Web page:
General System/OS checks for DSE/Cassandra clusters

General System and OS checks.


This document gives a general recommendation for DataStax Enterprise (DSE) and Cassandra and requires basic DSE/Cassandra knowledge. It doesn’t replace the official documentation.

Each use case can be different. The numbers provided here are not hard limits, but general recommendations to remain in a comfortable/safe zone; they may need to be adjusted depending your requirements.

Applying all the recommendations doesn’t offer a strict guarantee on the cluster health; breaking a rule isn’t necessarily an issue for a specific use case.

This document doesn’t cover troubleshooting of specific problems.

This document recommends a number of the system-level checks to execute when troubleshooting or planning a new setup of Cassandra or DSE clusters. DataStax documentation includes chapters on recommended production settings (DSE 5.1 | 6.0 | 6.7 | 6.8). The DSE Troubleshooting guide includes a section on troubleshooting Linux-related issues and DataStax Support contains a knowledge base that should be checked for troubleshooting information Most system-level recommendations are applicable to both DSE and Cassandra.

While it’s possible to perform listed checks on individual nodes of the cluster, it may not be effective for multiple servers. In this case, it's easier to use diagnostic collection scripts that collect a lot of information listed in this document.

Please note that Cassandra, (since version 3.0 and DSE since 5.0) performs some of the checks described below on every start. You can identify any misconfiguration by looking to the logs for lines like this:

Infrastructure checks

Check network

  • Check network-related errors. For example, ifconfig shows a number of packets with errors and more. If you see significant number (several percent of the total packets) for RX and TX rows:
    • errors - total number of packets received with errors (CRC, overruns, and so on). This could indicate symptoms for malfunctioning network hardware, either server or elsewhere in the network.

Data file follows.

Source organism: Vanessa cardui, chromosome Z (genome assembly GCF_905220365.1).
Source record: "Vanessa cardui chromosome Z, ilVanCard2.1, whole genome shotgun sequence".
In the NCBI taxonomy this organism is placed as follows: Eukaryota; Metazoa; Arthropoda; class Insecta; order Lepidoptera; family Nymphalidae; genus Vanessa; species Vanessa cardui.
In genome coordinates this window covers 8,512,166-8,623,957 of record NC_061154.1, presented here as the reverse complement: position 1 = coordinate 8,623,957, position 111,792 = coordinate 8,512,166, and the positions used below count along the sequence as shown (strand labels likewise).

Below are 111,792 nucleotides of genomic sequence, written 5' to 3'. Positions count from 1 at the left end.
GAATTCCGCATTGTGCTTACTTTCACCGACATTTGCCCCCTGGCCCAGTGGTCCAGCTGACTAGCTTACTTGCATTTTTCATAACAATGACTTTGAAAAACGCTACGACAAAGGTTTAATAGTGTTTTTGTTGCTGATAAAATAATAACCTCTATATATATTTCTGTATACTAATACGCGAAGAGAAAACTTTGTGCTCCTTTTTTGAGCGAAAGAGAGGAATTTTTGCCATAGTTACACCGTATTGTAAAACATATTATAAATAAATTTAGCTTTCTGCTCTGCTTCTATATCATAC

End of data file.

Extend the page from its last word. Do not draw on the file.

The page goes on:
• overruns - number of received packets that experienced FIFO overruns, which is caused by the rate at which a buffer gets full and the kernel is unable to empty. You may need to tune TCP parameters of Linux kernel, as described below.
    • carrier (only for TX) - number of packets that have experienced loss of carriers. This could be a symptom for a flapping link.
  • Check network latency and throughput between nodes, between client and cluster. You can do this with a ping (simple case), iperf, mtr, iftop, or other tools. Inside the datacenter network, latency shouldn’t be more than 1ms (millisecond).
  • Check connectivity between Cassandra/DSE nodes (DSE 5.1 | 6.0 | 6.7 | 6.8), OpsCenter (6.1 | 6.5 | 6.7 | 6.8) and clients on specific ports used for communication to make sure that firewall doesn’t block communication. Use nc -zv host port to check if connections exist to specific ports.
  • Check that Linux kernel is configured with optimal parameters (DSE 5.1 | 6.0 | 6.7 | 6.8) for networking.

Check disks

  • Check that SAN/NAS are not used for Cassandra data.
  • Check for disks type - spinning vs SSD (for example smartctl).
  • Check that no errors are reported by S.M.A.R.T. (for example, using smartmontools) or visible in the system logs
  • Check if RAID is used. Don’t use RAID-5, RAID-6, or their variants, such as RAID-50/RAID-60, which has worse performance characteristics. Cassandra natively support JBOD configurations, although RAID-0, RAID-1, or RAID-10 can be used as well.
  • Check disk latencies using tools like iostat (or better iostat-cli). Look for %iowait, avgrq-sz, avgqu-sz, await, r_await, and w_await.
    • await shows the average time in ms spent by an I/O request computed from its very beginning to its end. High numbers (> 5ms) show that I/O system can’t cope with the required throughput.
    • r_await and w_await shows where the bottleneck is in read/write operations.
    • avgqu-sz shows average queue length of the requests issued to the given disk device. For SSD disks it should be smaller than 10; it could be higher for HDDs.
  • When using rotational disks, check that you’re using separate disks for Cassandra data and commit logs. Be sure to separate them from the system disks.
  • Check that DSE Search data is placed on a separate disk (even on SSD).